Old man waiting for customers at a market in Aleppo
A whole street was full of tiny stores and workshops in this part of the market
Donkey with its owner on a busy road in Aleppo
Where else could they go if the planners forgot about the donkey lane?

Anita felt sick while we were in Aleppo and we were worried she might have contracted malaria by the Euphrates so we looked for a doctor. A taxi driver took us to the university hospital and even helped us get a number to a specialist. Just as the doctor was asking her questions, Anita suddenly felt worse and in the end she vomited on the floor… But the doctor remained very helpful and he reassured us that it was just an upset stomach.

 

A young boy and his donkey take a break in the old town of Aleppo
A young boy and his donkey take a break in the old town of Aleppo

Update: Aleppo was exposed to some of the Syrian war’s most devastating bombings. Some 15,000 people were killed as the Syrian Army slowly recaptured the city from the opposition. The World Heritage site old town with its famous Great Mosque was destroyed. The factories were plundered and the machinery was taken to Turkey with the knowledge of the Turkish government.

Syrian government forces finally took control of Aleppo in December 2015. Since then hundreds of thousands of refugees have returned to the city. Many factories are operative again and some of the historical buildings are under reconstruction.

Church of Saint Simeon Stylites

We took a little excursion one day from Aleppo to visit the ruined church of Saint Simeon Stylites. It was built around what is thought to be the remains of Saint Simeon’s pillar. The hermit spent 37 years on top of the pillar when it was considerably higher than today.

The remains of Simeon's column
The remains of Simeon’s pillar in the ruined church

This is one of the oldest complex church ruin in the world, built in the 6th century AD. They say the pillar was much higher even a century ago. It was not the elements that dwarfed it to its present size but the pilgrims, who wanted to take a small piece home.

Church of Saint Simeon
Church of Saint Simeon near Aleppo

Update: Islamic extremist groups took control of the church during the Syrian war but they did little damage to the ruins, surprisingly. Then after it was recaptured by Kurdish forces it was heavily damaged in an air strike.

Southern Syria before the war

My then pregnant wife and I spent a little more than two weeks in Syria back in 2002. I have been treasuring these photos and memories since then. In this and the upcoming posts I’ll try to show you how inviting and calm this country was before it fell prey to the greed of local and international powers. This first part is about Southern Syria.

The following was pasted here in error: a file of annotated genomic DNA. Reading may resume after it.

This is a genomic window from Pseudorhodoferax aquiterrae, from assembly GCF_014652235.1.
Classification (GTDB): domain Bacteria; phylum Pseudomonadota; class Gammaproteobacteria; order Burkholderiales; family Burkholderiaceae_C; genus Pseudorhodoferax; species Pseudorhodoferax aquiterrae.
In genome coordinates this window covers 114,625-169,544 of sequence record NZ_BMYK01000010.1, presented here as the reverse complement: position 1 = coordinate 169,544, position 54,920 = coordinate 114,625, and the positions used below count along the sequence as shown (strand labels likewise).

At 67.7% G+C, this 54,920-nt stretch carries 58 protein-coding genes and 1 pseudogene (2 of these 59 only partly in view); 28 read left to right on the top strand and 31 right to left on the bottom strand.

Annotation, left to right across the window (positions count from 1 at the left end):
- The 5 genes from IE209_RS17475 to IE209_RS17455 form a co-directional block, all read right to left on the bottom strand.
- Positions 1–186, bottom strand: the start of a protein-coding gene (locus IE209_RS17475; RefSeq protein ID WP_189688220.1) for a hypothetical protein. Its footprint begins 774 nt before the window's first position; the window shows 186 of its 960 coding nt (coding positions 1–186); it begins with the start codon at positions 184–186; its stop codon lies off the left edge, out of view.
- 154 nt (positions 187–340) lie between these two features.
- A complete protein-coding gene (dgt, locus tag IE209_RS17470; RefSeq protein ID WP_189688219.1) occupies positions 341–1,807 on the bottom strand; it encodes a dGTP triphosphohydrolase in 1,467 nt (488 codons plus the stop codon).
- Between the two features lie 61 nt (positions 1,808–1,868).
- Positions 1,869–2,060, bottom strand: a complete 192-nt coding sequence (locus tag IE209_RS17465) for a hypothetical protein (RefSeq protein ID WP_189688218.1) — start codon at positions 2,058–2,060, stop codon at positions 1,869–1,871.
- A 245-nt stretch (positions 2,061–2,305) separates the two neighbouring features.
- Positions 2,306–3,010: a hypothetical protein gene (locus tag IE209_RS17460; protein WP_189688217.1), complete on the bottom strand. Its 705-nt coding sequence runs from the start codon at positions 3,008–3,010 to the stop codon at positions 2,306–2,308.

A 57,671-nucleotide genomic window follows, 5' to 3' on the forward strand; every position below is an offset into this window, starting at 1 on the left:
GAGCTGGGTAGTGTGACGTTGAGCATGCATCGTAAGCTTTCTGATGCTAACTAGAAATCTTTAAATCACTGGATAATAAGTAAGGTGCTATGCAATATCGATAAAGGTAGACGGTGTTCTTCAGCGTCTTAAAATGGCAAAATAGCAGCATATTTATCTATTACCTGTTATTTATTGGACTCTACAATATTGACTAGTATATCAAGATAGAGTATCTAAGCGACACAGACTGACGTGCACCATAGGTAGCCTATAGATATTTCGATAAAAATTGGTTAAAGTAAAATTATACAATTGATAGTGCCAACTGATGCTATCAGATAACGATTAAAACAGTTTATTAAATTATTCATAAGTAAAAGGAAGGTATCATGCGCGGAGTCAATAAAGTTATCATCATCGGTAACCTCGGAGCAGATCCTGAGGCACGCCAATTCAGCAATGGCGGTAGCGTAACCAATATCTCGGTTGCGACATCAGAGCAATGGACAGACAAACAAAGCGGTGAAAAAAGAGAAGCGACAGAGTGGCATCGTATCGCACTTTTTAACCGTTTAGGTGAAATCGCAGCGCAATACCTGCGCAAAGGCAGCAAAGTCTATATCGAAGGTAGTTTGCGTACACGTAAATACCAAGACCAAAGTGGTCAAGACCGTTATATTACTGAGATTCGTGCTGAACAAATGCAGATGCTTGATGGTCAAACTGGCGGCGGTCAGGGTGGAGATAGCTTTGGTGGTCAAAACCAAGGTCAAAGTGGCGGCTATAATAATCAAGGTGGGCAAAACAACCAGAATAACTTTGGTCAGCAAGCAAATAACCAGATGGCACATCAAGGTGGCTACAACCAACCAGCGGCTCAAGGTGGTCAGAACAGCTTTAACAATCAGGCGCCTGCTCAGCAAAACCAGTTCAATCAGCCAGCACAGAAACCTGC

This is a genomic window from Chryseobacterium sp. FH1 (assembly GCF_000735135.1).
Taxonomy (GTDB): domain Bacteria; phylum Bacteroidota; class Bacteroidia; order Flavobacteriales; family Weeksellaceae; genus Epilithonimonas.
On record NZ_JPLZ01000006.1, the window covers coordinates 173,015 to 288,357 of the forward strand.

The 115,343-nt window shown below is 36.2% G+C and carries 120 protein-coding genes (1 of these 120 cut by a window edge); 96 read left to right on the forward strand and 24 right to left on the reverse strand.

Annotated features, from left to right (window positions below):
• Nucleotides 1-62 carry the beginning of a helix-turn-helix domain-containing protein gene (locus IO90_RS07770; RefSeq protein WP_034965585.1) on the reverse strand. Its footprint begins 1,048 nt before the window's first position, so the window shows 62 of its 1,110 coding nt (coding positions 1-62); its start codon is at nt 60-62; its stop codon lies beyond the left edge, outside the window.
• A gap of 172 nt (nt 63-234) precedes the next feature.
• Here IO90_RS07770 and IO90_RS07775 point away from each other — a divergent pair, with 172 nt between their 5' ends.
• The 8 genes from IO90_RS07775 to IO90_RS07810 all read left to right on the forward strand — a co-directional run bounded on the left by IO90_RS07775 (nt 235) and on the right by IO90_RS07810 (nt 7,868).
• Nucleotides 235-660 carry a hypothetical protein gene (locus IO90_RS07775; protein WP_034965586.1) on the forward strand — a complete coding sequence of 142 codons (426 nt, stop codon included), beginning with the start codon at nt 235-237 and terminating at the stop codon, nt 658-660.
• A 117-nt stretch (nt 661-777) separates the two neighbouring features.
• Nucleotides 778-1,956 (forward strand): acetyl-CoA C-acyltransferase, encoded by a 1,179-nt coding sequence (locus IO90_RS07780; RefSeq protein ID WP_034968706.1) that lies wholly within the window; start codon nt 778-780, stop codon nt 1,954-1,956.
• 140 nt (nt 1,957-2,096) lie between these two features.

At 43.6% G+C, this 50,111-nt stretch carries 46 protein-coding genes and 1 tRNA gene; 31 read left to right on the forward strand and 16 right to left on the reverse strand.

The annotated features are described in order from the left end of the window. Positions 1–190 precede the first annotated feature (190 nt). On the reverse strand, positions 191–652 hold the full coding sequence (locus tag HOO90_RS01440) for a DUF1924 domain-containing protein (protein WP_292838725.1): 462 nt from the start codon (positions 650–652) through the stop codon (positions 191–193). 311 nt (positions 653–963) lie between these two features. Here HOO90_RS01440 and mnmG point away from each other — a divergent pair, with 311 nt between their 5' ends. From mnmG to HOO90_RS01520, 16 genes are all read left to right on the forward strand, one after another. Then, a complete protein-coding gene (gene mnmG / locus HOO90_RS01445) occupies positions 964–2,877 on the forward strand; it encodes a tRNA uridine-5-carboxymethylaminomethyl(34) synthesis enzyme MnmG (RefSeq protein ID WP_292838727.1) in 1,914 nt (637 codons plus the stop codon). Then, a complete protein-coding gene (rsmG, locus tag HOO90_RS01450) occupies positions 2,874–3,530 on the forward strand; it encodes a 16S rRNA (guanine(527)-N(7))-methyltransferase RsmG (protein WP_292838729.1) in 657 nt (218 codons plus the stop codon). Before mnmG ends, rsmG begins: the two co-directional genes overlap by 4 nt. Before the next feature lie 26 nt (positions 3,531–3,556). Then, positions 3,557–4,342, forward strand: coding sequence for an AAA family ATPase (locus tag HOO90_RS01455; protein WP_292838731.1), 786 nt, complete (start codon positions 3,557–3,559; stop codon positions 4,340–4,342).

The blue village of Maalula
The blue village of Maalula

Bosra, a hidden gem in Southern Syria

We arrived in Southern Syria by road from Jordania. We flew to Amman, the Jordanian capital. First we wanted see Syria to then return to its southern neighbour for the second part of our holiday. The journey was a bit tiring but I remember how good it felt when the border guards welcomed us with a smile.

The Roman amphitheatre in Bosra, a highlight of Southern Syria, on a peaceful day
The Roman amphitheatre in Bosra on a peaceful day

We took a short sightseeing tour on a horse cart. The owner of the cart was a sweet young man, who did his best to present his town though we didn’t have a common language. He took us to a souvenir shop and let me take a photo of him and his horse.

For me the highlight of this small town was the ancient Roman theatre, now nested in the middle of a younger fortress. We spent hours walking up and down the stairs and admiring how the lights changed.

Columns of Bosra's amphitheatre
Columns of Bosra’s amphitheatre against the setting sun

The other memorable thing was the accommodation. We stayed in the medieval Citadel, the only budget hotel at the time. Our room was around 6 metres tall and we slept on old beds lined by the walls. Everything was decorated with beautiful carpets and cushions.

Update: In 2013 the army used the Citadel to bomb the town on a daily basis. Later the town was taken over by the Syrian rebels in four days of fierce battle.

Damascus

Arriving in the Syrian capital, our first experience was that the hotel owner gave us a discount when he heard we were from Hungary. The positive vibe surrounded us during our stay. One day a man showed us a mosque; he turned out to be a carpet seller. In other Oriental countries this would have meant an hour of hassle. He wouldn’t accept any money in return for his time.

Elaborate ornament in the yard of the Omayyad Mosque in Damascus
Elaborate ornament in the yard of the Omayyad Mosque in Damascus

The medina – old town – of Damascus felt like travelling back in time. Supermarkets were still unheard of so people went to the small specialist stores to shop. Entire streets were filled with handicraft workshops, clothes bazaars or goldsmiths’ shops. And people were smiling.